Micaela works as a front-desk manager at a luxury hotel in Manhattan. She loves the hospitality industry, but is very unhappy in her present job. She explains, “My company wants us to provide the highest quality of service to our guests, but treats us (the employees) with disdain and disrespect. The environment does not motivate us or inspire us to perform our best. I wish I could leave, but I’ve already invested over a decade of my life in this company, and with the economy the way it is right now, there aren’t many alternatives available right now.”

Kadia became a registered nurse because she wanted to make a difference in people’s lives. She works for a relatively large hospital outside of New York city, which boasts of employee satisfaction as a crucial element in the success of the hospital. Kadia disagrees, “A culture of fear reigns here. When I first started working here, I was told that employees are valued and recognized for their contributions, and that an open-door policy existed with no repercussions to employees to ensure the well-being of all employees. I quickly realized that none of this was true. When management communicates with us, the message essentially threatens us ‘to do better or else!’ Each day, I enter my workplace with the gnawing fear of being judged, penalized or fired. This place is unhealthy for employees. I have already decided to leave as soon as the economy picks up.”

I asked Micaela, Kadia and several of my other friends, “Has your employer ever asked, ‘Are you happy with your job? How can we make your job more satisfying?’”

The responses oscillated between yes and no, but one common thread ran through all the responses. “We don’t trust our employers to tell them the truth. Most don’t care to hear the truth anyway… They become very defensive and focused on trying to convince us that the company’s approach is right, and we should conform or bear the consequences. So, we agree with them and say what they want to hear to safeguard our jobs and avoid being ostracized… until we can find something better.”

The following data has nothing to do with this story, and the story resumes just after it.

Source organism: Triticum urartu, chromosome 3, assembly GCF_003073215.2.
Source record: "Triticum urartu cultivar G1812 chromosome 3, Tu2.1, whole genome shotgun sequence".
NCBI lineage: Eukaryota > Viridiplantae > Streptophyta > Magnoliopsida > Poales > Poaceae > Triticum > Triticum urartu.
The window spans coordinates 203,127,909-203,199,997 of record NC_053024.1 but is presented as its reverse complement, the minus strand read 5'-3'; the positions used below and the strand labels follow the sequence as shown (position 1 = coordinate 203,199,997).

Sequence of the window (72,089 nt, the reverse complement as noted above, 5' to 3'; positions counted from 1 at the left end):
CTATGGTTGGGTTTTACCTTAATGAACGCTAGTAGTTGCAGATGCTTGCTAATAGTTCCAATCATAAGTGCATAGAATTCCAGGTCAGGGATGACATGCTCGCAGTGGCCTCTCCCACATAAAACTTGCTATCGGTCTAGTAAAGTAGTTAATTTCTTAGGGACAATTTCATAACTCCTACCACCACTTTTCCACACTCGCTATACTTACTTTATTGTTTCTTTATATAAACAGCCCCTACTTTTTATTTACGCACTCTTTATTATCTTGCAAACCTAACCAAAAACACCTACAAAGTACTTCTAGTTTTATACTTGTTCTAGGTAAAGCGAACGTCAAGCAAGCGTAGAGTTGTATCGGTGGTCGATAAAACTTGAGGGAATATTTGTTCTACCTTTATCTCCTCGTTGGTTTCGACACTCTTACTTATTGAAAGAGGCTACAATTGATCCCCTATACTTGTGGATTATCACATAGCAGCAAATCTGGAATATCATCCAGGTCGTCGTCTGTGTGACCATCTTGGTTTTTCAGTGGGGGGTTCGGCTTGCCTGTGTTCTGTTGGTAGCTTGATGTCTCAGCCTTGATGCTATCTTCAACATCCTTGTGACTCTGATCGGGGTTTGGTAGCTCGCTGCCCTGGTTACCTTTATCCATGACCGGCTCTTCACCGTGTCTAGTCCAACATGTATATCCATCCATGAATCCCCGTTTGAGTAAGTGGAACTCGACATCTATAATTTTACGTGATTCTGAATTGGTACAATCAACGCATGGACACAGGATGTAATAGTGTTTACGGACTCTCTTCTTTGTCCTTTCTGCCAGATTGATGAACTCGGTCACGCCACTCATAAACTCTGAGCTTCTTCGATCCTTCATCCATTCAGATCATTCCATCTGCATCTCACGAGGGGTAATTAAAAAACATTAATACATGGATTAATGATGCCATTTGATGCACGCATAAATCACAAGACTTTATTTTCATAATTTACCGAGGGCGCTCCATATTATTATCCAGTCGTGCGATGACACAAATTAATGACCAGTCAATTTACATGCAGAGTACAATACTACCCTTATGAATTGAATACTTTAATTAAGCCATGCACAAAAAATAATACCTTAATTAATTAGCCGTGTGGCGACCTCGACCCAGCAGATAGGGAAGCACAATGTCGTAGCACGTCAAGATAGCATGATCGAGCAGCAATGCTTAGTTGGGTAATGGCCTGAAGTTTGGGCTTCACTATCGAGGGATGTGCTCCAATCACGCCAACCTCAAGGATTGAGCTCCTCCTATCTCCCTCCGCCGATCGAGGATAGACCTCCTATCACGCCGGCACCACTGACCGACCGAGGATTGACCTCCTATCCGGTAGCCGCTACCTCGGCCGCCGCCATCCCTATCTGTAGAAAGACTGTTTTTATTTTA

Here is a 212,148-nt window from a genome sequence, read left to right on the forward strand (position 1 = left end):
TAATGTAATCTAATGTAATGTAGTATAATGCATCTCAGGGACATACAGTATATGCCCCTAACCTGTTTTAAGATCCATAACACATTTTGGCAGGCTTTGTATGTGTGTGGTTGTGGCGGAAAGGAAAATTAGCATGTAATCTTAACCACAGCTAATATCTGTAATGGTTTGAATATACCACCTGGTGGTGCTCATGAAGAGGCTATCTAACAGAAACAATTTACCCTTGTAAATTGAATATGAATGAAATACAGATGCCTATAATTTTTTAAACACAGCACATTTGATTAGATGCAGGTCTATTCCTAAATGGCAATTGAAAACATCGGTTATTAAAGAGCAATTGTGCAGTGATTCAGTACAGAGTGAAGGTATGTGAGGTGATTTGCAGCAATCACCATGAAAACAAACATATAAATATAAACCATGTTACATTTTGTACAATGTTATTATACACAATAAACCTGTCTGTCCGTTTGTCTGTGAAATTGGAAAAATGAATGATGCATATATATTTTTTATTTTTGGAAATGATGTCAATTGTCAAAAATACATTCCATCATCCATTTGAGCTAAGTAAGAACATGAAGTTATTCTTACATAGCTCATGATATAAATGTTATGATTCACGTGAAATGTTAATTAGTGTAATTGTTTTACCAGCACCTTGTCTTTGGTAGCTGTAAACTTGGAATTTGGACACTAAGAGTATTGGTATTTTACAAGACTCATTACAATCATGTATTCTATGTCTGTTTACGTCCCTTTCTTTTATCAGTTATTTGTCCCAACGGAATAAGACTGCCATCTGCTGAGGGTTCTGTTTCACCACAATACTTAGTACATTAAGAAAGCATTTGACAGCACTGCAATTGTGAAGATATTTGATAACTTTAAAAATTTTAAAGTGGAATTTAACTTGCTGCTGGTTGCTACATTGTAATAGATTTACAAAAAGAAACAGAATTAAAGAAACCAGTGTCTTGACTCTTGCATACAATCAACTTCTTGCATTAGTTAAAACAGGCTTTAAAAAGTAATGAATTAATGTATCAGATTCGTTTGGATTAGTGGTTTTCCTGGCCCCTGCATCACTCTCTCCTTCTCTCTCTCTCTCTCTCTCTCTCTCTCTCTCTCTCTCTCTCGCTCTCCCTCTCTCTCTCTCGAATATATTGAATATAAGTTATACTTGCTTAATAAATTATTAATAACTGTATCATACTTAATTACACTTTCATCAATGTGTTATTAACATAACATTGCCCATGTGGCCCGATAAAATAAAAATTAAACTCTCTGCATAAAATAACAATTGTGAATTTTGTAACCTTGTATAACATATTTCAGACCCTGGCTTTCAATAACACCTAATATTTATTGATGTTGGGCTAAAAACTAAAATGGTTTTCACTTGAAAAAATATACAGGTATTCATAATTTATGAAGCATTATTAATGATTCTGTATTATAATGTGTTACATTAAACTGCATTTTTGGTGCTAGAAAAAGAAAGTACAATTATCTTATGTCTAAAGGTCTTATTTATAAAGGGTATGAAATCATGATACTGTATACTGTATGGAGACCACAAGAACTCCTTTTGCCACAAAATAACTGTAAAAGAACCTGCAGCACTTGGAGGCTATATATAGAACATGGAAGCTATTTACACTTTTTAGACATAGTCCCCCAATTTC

The voluntary turnover rates across industries echo these voices of discontent in the workplace.

In 2007, CompData Surveys recorded voluntary turnover rates in several industries including hospitality, technology and health care industries of 21.3%, 10.6% and 15.5%, respectively.

In 2008, the company revealed an increase in the voluntary turnover rates in each of these industries. 27.2% of employees chose to separate from their employers in the hospitality industry. The technology industry recorded a 17.2% rate, while the health care sector logged a rate of 15.7%.

In 2009, the company’s survey findings revealed a decline in voluntary turnover rates in these industries with a significant 19% in the hospitality industry, and 13% in the health care industry.

While the voluntary turnover rates indeed declined in 2009, the onus is now on employers to do an honest assessment of their companies and ascertain whether these lower rates can be linked to a robust employee relations system already in place, or whether these rates are, in fact, a temporary corollary of a volatile economy.

If it is the latter, companies may want to invest in expert resources to assist them to strategize to retain the best in their workforce, before the economic crisis is over and these employees are, once again, swept into the revolving doors of alternative employment.